Which Countries Win the International Mathematical Olympiads

IMOI was asked on twitter how students of Indian origin do in the maths equivalent of the US spelling bee contests. (I had written a blog post on how students of Indian origin appear to have cornered the market on US spelling bee contests.)

I guess they do well in math too. I did a bit of searching on the web and here’s what I found.  Continue reading

Domestic Predation began in 1947

If you were an employer, and your employee was inefficient, incompetent, irresponsible and arrogant, you would fire him. There are other people who can do the job. If you were an employee, and the work was demeaning, the boss irascible, the pay miserly, you would quit. There are other jobs in other companies. If you were a customer, and the product was faulty, expensive, unreliable and badly designed, you would take your business elsewhere. There are other suppliers of goods and services. If you were in a partnership, and your partner was insulting, domineering, lazy and greedy, you would dissolve the partnership. We can associate with others. We all have the freedom to do the best we can and deserve our just deserts. But all bets are off when it comes to the government.
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A Misplaced Sense of Pride

One of the Founding Fathers of the United States, polymath, inventor, scientist, writer, diplomat, etc., etc., Benjamin Franklin (1706 – 1790) observed that “We are all born ignorant, but one must work hard to remain stupid.” An analogous statement about nations could be that all nations are born poor but it requires hard work to keep it in poverty. Not surprisingly that hard work is properly done by the politicians of poor countries. What’s surprising is the evident pride they appear to take in their dismal accomplishment. They obviously revel in the fact that the country is poor and proclaim it loudly for all to marvel at. A recent statement on twitter (image below) by the official spokesperson of the Ministry of External Affairs of India, retweeted over 1500 time no doubt approvingly by Indians, brought this to mind.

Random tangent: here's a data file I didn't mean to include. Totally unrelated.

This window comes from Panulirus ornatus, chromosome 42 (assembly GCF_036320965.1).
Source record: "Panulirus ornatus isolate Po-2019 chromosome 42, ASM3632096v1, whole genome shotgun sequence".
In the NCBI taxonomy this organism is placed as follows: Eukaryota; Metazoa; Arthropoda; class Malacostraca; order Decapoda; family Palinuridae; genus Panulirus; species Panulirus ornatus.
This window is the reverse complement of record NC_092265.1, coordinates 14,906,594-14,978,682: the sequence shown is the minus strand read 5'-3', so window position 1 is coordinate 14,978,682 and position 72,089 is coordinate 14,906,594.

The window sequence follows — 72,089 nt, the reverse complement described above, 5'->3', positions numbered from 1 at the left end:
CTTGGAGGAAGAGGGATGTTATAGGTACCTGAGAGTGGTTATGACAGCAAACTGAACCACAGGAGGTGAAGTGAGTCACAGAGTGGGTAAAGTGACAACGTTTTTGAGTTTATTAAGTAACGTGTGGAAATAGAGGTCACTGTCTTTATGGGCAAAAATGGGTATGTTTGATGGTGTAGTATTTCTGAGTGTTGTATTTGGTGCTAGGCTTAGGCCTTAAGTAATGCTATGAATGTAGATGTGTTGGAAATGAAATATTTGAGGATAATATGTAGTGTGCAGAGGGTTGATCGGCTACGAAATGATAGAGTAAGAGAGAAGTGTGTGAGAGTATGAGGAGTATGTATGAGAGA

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India is Poor by Choice

Economic growth, development, progress—whatever you call it—is neither inevitable nor impossible. There are lots of examples of economies that continue to struggle with economic growth. And there are many examples of economies that have made rapid progress. What distinguishes the ones that that succeed from the ones that fail is economic policies. Again an operational definition of “good economic policies” will have to do: those that work. Economic policies that most efficiently harness the available resources are those that work. Economists usually categorize resources used in production -– into land, labor, and capital. Of these, human resources is the most critical. It follows then that policies that value human resources are the ones that work.
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Economic Policies Matter

A short century ago the US and Argentina were rivals. Both were riding the first wave of globalisation at the turn of the 20th century. Both were young, dynamic nations with fertile farmlands and confident exporters. Both brought the beef of the New World to the tables of their European colonial forebears. Before the Great Depression of the 1930s, Argentina was among the 10 richest economies in the world.

That’s from a fascinating article by Alan Beattie in the Financial Times of May 23rd titled “Argentina: The superpower that never was.” The article continues with —
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